Your success in this course will be dependent on your comfort level with Ruby. With that in mind, the lessons of this section are a whirlwind (re)introduction to basic Ruby concepts. You've already seen many of them before but there will also be many new ones. Consider the familiar ground a good chance to hammer in the fundamentals while the new stuff will help you begin to level up further.
Our goal with this section is to make sure you've got a solid base in Ruby fundamentals before taking on the heavy lifting we'll do inside the program.
With the knowledge we present here, you shouldn't have much trouble solving all of the upcoming challenges.
Our review of basic Ruby concepts starts at the very beginning with numbers, operators, and expressions. This should be a piece of cake!
Ruby has all the standard arithmetic expressions:
> 1 + 1 #=> 2 > 10 * 2 #=> 20 > 35 / 5 #=> 7 > 10.0 / 4.0 #=> 2.5 > 4 % 3 #=> 1 #Modulus > 2 ** 5 #=> 32 #Exponent
When doing mathematical operations, Ruby expects the result to be the same type as the inputs, so dividing two integers by each other will produce an integer... whether you want to or not:
> 5 / 3 => 1
To fix this, you need to make one of the inputs a different data type that can handle decimals, like a floating point number (float):
> 5.0 / 3 # if one of them is a float... => 1.6666666666666667 # ... the result is a float
Converting between integers and floats is easy -- just use
> 5.0234.to_i => 5 > 5.to_f => 5.0
Because Ruby is so flexible, it lets you do some quirky things like multiplying completely different data types together in a way that you sort of think you should be able to but never expected to actually be able to do:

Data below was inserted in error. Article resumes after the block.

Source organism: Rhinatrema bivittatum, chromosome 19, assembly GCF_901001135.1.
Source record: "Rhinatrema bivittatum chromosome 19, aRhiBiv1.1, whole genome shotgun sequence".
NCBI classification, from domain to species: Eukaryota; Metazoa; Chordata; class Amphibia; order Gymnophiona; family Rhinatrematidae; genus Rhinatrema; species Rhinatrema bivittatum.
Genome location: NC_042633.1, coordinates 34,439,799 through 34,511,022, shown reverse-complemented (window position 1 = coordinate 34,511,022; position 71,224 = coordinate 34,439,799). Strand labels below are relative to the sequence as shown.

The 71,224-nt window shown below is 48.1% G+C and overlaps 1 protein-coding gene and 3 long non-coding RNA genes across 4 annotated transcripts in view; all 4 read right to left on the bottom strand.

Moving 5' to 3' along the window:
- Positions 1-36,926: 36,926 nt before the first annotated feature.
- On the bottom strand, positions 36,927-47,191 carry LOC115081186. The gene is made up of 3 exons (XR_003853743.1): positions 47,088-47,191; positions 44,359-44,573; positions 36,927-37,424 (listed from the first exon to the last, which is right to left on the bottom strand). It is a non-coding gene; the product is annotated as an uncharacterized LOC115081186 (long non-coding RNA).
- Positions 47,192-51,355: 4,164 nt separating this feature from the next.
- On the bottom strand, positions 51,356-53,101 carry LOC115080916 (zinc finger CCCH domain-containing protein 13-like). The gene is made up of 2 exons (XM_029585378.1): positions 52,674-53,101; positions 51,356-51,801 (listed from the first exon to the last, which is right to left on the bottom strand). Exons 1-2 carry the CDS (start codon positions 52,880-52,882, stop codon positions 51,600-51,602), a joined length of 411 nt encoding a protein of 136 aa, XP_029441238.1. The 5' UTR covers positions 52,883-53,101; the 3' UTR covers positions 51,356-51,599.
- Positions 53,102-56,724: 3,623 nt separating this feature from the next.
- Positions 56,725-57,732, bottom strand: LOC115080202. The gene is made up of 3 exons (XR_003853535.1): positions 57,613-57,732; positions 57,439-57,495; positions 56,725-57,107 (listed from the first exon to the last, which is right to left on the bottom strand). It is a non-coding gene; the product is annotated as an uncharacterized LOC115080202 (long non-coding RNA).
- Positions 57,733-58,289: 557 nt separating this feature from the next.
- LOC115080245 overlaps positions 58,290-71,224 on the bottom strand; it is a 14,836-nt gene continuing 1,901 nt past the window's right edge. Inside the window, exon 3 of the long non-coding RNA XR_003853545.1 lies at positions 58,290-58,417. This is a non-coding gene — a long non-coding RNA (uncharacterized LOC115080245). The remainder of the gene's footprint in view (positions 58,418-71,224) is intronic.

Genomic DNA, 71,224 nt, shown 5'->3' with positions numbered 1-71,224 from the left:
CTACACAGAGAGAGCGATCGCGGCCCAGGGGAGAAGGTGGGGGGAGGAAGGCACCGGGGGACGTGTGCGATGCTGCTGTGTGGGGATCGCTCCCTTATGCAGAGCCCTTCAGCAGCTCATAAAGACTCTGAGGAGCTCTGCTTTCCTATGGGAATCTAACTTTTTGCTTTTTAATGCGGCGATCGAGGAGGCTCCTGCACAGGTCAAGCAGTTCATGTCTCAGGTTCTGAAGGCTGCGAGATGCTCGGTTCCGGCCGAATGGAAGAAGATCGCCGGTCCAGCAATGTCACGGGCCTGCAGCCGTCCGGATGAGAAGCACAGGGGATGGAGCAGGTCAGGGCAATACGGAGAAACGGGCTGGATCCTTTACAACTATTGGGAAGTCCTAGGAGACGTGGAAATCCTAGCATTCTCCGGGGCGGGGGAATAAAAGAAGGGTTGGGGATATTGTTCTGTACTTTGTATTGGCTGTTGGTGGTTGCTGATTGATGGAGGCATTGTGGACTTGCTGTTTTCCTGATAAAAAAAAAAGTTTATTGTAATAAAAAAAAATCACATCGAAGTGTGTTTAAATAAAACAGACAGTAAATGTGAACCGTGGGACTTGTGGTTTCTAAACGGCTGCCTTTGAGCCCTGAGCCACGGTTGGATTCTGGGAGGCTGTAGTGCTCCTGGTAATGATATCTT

> "hi" * 3 => "hihihi"
These types of operations work the same way with variables:
> my_word = "howdy" => "howdy" > my_word * 3 => "howdyhowdyhowdy"
A Range is just a continuous sequence and we represent it in a shorthand way. If we want to say
3, 4, 5, 6, 7, 8, 9, 10, 11, it's much easier to just write it the short way
(3..11), meaning "all the integers beween 3 and 11, including both 3 and 11". If we wrote it
(3...11), it would actually exclude
11 You can also create a range using
...though the shorthand notation is more conventional. It's also quite uncommon to use the exclusive (
...) notation so stick with inclusive ranges.
= is used for assignment, so it assigns a value to a variable as in:
> name = "Sven" => "Sven"
== is used for checking that two things are equal but don't have to be identical instances. You'll use this in most cases, especially when working with conditional statements.
> 1 + 1 == 2 => true
When you start creating your own classes (like an "Animal" class), you'll need to tell Ruby how to compare two animal instances by writing your own version of this method (it's easy).
=== can actually mean several different things and you can overwrite it easily. You will probably be sticking with
== in most situations, but it's good to understand
=== as well.
=== typically asks whether the thing on the right is a member or a part or a type of the thing on the left. If the thing on the left is the range
(1..4) and we want to know if 3 is inside there:
> (1..4) === 3 => true
This also works for checking whether some object is an instance of a class:
> Integer === 3 => true